The battle over Idaho’s reading test came to a quiet conclusion Friday.
With little fanfare, Gov. Butch Otter signed House Bill 717, the rewritten budget for state superintendent Sherri Ybarra’s office.
The budget bill frees up $550,000 to roll out a new statewide reading test in 2018-19.
The signing comes as little surprise, since Otter had signaled his support for continuing the statewide assessment for kindergarten through third-grade students.
Over the final weeks of the 2018 legislative session, lawmakers had wrangled over the topic. Several key legislators said it was premature to continue with the rollout of the new test — which is now being piloted at more than 50 grade schools across the state. They had succeeded in zeroing out funding for the new test, as they pushed for the idea of allowing school districts to choose their own assessments.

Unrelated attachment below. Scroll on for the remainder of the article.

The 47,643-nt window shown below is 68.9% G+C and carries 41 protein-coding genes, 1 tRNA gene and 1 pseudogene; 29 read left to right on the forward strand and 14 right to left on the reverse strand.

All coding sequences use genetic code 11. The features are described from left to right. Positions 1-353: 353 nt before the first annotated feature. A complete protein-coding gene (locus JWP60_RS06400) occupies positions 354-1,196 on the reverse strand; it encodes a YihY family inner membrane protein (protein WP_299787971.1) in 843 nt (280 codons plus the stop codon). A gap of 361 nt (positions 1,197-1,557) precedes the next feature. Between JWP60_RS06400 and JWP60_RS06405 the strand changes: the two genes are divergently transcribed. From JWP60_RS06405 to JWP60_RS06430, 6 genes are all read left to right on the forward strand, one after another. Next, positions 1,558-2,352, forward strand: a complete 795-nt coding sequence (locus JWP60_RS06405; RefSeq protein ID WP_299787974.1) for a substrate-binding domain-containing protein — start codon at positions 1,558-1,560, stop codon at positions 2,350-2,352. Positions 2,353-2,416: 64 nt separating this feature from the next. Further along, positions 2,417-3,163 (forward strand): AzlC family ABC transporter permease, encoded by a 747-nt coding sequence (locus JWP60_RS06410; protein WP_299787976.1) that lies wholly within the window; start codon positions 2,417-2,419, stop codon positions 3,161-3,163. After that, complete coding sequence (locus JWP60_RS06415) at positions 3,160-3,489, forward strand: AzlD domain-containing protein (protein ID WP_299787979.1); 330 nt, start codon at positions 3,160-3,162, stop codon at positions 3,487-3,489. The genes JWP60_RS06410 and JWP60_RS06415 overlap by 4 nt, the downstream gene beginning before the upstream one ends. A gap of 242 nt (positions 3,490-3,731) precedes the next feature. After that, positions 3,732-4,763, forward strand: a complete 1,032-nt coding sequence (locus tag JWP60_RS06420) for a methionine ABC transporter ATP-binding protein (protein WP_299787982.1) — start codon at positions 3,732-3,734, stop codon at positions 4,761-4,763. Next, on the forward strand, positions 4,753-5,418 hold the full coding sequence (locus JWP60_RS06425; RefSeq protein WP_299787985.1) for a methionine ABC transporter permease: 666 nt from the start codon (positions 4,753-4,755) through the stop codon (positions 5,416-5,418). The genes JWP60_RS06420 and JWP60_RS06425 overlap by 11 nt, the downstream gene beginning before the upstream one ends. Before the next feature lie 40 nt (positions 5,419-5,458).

The House pushed back on March 19, voting down a budget for Ybarra’s office which omitted funding for the statewide test.
That prompted the Joint Finance-Appropriations Committee to go back to work and rewrite Ybarra’s budget. The new version passed both houses overwhelmingly last week.
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Otter signed several education-related bills Friday, including a law to prosecute school threats made over social media, a law to create a college scholarship for adult students, a bill requiring high schools to offer a computer science elective course and the 2018-19 budget for colleges and universities.